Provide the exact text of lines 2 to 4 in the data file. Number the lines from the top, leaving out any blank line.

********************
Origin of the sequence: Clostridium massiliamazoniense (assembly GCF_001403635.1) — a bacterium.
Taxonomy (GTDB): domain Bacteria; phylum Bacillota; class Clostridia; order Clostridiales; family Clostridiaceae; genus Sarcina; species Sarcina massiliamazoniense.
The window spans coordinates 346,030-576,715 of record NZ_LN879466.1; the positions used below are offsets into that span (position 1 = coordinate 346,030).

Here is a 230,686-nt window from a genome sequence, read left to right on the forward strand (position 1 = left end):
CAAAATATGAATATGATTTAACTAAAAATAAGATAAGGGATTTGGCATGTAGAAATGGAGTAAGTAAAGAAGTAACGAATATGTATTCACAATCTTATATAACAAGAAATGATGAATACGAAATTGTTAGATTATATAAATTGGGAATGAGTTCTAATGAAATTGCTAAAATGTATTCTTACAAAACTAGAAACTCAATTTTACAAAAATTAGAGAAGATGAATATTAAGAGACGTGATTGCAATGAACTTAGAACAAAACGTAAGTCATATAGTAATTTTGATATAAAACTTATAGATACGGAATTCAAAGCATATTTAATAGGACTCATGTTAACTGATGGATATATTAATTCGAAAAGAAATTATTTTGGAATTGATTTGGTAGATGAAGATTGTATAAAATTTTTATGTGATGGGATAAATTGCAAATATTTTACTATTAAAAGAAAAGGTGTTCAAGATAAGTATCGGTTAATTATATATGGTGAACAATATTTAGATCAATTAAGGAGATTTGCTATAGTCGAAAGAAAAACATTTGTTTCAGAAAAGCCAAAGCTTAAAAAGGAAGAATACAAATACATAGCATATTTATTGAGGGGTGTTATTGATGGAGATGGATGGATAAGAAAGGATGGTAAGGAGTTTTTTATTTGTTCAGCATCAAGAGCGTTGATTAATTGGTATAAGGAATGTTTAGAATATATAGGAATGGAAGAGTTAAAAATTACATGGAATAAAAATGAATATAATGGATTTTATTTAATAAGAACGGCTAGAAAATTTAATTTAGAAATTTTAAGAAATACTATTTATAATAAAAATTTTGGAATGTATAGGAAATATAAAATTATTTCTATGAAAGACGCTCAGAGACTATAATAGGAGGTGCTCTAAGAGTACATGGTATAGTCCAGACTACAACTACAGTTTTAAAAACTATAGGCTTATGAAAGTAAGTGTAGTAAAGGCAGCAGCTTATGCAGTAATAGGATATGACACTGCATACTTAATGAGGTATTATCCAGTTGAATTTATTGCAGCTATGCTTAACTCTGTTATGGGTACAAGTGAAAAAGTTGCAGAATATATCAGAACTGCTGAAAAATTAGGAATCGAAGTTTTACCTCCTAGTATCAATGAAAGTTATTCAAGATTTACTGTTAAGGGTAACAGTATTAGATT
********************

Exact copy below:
Taxonomy (GTDB): domain Bacteria; phylum Bacillota; class Clostridia; order Clostridiales; family Clostridiaceae; genus Sarcina; species Sarcina massiliamazoniense.
The window spans coordinates 346,030-576,715 of record NZ_LN879466.1; the positions used below are offsets into that span (position 1 = coordinate 346,030).

Here is a 230,686-nt window from a genome sequence, read left to right on the forward strand (position 1 = left end):